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Description of Exercise Participation of Adolescents With Cerebral Palsy Across a 4-Year Period

Brunton, Laura K. BKin, MSc; Bartlett, Doreen J. PT, PhD

Pediatric Physical Therapy:
doi: 10.1097/PEP.0b013e3181db8aaa
Research Report
Abstract

Purpose: The purposes of this study were to describe (1) the types of exercise participation of adolescents with cerebral palsy; (2) the weekly duration of stretching, strengthening, and cardiovascular exercise; (3) how the level of activity compares with national health guidelines; and (4) the change in participation over 4 years.

Methods: Participants included 126 males and 104 females (mean age = 14.7 years, SD = 1.7 years) who reported physical activities in the previous week. Analyses included frequency counts and proportions, stacked bar graphs, and 2-way analyses of variance of exercise participation by Gross Motor Function Classification System (GMFCS) and sex.

Results: A significant main effect of GMFCS level was detected for light and moderate exercise. A significant interaction of GMFCS level and sex was found for stretching; females stretched more. An average of 9.4% and 11.4% of our sample participated in weekly levels of moderate and vigorous exercise, respectively.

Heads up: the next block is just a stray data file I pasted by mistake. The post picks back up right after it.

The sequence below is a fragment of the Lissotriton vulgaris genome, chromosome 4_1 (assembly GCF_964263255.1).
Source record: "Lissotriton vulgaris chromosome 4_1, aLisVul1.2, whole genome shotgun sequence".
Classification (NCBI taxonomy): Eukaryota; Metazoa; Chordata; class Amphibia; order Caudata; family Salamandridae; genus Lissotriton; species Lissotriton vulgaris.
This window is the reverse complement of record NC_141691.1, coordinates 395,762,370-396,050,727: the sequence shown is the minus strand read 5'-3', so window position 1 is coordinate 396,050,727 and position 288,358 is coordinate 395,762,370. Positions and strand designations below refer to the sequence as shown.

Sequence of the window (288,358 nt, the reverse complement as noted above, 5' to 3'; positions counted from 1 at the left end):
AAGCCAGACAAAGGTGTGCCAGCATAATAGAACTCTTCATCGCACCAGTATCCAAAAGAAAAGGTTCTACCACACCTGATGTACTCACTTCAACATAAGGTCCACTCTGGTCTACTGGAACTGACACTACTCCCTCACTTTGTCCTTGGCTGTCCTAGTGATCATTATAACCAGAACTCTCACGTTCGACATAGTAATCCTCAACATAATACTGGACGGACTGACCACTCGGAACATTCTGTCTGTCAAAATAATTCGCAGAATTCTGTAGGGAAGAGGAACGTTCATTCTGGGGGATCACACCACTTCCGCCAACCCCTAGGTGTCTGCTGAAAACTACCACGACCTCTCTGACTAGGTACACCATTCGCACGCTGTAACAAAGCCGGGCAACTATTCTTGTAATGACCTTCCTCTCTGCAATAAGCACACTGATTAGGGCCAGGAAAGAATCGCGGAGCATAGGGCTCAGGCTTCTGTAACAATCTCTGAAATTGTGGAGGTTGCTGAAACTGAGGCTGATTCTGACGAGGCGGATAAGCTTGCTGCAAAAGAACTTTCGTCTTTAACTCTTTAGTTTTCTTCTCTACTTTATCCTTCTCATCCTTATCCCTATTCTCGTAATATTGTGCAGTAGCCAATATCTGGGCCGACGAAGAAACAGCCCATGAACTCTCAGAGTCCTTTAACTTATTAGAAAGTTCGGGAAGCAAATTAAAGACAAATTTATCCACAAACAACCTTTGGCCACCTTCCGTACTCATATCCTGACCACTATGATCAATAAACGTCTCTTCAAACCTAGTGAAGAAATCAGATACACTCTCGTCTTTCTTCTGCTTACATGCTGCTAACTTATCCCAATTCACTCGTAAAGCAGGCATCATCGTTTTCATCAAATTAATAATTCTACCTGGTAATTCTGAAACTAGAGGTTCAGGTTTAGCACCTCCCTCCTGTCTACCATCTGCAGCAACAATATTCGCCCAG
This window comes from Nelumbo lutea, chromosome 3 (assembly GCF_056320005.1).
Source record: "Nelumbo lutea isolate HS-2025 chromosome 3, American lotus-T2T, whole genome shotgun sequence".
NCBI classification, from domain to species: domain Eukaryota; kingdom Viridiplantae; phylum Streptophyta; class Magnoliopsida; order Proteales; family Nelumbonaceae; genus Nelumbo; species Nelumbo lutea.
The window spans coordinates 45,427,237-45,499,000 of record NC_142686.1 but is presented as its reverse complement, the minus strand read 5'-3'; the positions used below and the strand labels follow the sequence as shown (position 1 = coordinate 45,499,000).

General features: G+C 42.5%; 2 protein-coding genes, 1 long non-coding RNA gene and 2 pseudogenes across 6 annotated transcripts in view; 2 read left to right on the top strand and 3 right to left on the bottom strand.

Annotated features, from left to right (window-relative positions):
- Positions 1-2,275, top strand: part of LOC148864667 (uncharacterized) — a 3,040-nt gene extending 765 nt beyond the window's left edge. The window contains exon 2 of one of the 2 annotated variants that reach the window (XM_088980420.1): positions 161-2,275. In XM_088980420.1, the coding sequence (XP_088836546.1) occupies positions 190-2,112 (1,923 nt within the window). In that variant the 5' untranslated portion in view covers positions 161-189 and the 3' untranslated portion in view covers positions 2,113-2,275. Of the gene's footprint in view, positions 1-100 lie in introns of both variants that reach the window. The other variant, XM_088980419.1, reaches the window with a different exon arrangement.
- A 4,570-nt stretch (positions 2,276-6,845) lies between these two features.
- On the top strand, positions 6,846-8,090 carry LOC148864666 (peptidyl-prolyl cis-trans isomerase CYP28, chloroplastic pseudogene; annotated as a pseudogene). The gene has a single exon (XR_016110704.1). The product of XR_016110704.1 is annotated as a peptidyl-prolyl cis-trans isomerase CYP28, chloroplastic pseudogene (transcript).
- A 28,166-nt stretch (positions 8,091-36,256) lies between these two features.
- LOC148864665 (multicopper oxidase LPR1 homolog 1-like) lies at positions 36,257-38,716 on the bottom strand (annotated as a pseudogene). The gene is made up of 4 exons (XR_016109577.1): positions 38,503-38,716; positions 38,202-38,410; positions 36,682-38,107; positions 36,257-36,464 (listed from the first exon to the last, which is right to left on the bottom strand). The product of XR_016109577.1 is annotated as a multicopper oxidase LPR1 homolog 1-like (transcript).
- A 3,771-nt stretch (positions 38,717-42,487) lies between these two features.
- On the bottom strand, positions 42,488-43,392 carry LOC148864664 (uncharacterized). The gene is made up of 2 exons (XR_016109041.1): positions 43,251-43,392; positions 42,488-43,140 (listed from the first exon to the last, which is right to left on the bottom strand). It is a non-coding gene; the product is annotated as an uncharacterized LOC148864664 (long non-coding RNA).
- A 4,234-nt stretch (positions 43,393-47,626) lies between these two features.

Conclusions: Pediatric physical therapists should promote increased exercise participation rates among youths with cerebral palsy.

In Brief

In this study the authors found that low numbers of adolescents with CP participated in “moderate” and “vigorous” exercise on a weekly basis and that their participation levels declined over a 4-year period. The authors urge pediatric physical therapists to promote increased exercise participation among youth with CP.

Author Information

School of Physical Therapy, Faculty of Health Sciences, The University of Western Ontario, London, Ontario, Canada

Correspondence: Doreen Bartlett, PT, PhD, 1588 Elborn College, The School of Physical Therapy, The University of Western Ontario, London, Ontario, Canada N6G 1H1 (djbartle@uwo.ca).

Grant Support: This study was supported by the Canadian Institutes of Health Research grant CIHR MOP-53258.

© 2010 Lippincott Williams & Wilkins, Inc.